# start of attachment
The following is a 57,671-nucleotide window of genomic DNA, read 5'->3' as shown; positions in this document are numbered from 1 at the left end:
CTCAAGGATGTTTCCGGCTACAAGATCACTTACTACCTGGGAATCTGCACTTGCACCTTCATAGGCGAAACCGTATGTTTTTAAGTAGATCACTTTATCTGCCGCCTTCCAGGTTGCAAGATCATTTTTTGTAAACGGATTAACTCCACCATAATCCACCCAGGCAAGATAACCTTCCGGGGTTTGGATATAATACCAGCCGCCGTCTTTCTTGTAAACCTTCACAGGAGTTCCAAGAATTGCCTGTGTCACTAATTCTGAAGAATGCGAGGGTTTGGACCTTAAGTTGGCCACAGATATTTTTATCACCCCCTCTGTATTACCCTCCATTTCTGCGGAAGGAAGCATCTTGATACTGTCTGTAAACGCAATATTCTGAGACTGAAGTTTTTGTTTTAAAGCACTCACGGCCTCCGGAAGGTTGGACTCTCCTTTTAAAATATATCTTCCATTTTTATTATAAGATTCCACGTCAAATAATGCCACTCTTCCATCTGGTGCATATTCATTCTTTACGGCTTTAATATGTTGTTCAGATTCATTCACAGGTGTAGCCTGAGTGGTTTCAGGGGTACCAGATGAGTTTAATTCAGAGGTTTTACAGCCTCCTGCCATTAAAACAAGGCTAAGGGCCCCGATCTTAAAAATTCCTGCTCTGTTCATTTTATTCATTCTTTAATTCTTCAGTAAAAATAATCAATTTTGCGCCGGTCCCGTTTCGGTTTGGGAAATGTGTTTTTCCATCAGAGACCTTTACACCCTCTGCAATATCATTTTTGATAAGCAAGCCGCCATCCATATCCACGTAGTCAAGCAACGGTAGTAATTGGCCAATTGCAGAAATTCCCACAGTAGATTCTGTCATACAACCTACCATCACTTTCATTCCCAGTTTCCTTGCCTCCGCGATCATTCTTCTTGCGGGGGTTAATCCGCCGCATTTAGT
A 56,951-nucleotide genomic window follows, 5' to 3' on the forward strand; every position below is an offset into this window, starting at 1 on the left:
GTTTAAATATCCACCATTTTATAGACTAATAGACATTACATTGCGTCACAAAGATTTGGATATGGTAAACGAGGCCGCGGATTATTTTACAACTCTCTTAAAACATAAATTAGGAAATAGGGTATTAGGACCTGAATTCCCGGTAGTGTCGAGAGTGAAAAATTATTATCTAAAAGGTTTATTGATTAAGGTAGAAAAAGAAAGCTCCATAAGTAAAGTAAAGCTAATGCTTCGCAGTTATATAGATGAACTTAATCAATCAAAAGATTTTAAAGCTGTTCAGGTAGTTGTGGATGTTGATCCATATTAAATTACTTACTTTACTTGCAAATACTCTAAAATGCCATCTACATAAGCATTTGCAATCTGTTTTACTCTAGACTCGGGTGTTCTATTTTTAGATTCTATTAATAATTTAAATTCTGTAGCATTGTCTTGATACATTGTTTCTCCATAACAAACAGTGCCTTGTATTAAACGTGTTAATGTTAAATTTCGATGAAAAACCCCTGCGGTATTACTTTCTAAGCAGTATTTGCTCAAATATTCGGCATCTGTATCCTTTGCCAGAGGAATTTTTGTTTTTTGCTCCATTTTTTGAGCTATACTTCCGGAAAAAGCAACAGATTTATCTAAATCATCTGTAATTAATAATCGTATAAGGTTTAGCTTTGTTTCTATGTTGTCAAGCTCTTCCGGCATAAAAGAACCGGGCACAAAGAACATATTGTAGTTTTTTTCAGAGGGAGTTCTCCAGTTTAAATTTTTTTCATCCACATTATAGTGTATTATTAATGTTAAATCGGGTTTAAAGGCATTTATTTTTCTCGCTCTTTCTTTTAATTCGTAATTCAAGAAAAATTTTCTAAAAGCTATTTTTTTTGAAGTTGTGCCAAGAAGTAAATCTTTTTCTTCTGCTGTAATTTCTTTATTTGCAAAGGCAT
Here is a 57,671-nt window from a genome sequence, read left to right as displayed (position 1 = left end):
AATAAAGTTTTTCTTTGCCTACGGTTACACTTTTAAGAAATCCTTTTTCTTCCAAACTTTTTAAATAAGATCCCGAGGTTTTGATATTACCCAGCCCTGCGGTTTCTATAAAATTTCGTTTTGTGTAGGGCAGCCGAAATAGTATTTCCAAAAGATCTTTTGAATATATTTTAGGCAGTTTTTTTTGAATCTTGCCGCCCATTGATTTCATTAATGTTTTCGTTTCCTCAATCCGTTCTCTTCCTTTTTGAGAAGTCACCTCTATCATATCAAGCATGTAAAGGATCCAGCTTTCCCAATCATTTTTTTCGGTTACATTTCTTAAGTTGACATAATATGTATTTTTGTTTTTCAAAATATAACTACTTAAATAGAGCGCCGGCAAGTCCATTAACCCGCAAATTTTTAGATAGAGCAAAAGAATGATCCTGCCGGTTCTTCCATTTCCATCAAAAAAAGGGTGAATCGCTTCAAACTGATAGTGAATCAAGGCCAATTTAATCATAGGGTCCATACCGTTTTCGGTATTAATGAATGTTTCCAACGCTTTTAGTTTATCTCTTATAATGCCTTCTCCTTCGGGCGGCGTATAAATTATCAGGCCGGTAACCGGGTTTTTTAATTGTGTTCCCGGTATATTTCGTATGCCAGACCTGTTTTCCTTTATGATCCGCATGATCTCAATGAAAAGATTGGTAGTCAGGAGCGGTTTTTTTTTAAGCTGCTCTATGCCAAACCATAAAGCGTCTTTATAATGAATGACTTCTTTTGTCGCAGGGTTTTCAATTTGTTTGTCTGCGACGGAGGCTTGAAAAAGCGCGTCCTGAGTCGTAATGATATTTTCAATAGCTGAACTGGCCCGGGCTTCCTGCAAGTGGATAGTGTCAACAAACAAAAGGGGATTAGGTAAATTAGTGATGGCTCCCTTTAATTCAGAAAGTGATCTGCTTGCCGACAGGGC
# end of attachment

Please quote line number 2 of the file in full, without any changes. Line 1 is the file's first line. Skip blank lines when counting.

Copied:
CTCAAGGATGTTTCCGGCTACAAGATCACTTACTACCTGGGAATCTGCACTTGCACCTTCATAGGCGAAACCGTATGTTTTTAAGTAGATCACTTTATCTGCCGCCTTCCAGGTTGCAAGATCATTTTTTGTAAACGGATTAACTCCACCATAATCCACCCAGGCAAGATAACCTTCCGGGGTTTGGATATAATACCAGCCGCCGTCTTTCTTGTAAACCTTCACAGGAGTTCCAAGAATTGCCTGTGTCACTAATTCTGAAGAATGCGAGGGTTTGGACCTTAAGTTGGCCACAGATATTTTTATCACCCCCTCTGTATTACCCTCCATTTCTGCGGAAGGAAGCATCTTGATACTGTCTGTAAACGCAATATTCTGAGACTGAAGTTTTTGTTTTAAAGCACTCACGGCCTCCGGAAGGTTGGACTCTCCTTTTAAAATATATCTTCCATTTTTATTATAAGATTCCACGTCAAATAATGCCACTCTTCCATCTGGTGCATATTCATTCTTTACGGCTTTAATATGTTGTTCAGATTCATTCACAGGTGTAGCCTGAGTGGTTTCAGGGGTACCAGATGAGTTTAATTCAGAGGTTTTACAGCCTCCTGCCATTAAAACAAGGCTAAGGGCCCCGATCTTAAAAATTCCTGCTCTGTTCATTTTATTCATTCTTTAATTCTTCAGTAAAAATAATCAATTTTGCGCCGGTCCCGTTTCGGTTTGGGAAATGTGTTTTTCCATCAGAGACCTTTACACCCTCTGCAATATCATTTTTGATAAGCAAGCCGCCATCCATATCCACGTAGTCAAGCAACGGTAGTAATTGGCCAATTGCAGAAATTCCCACAGTAGATTCTGTCATACAACCTACCATCACTTTCATTCCCAGTTTCCTTGCCTCCGCGATCATTCTTCTTGCGGGGGTTAATCCGCCGCATTTAGT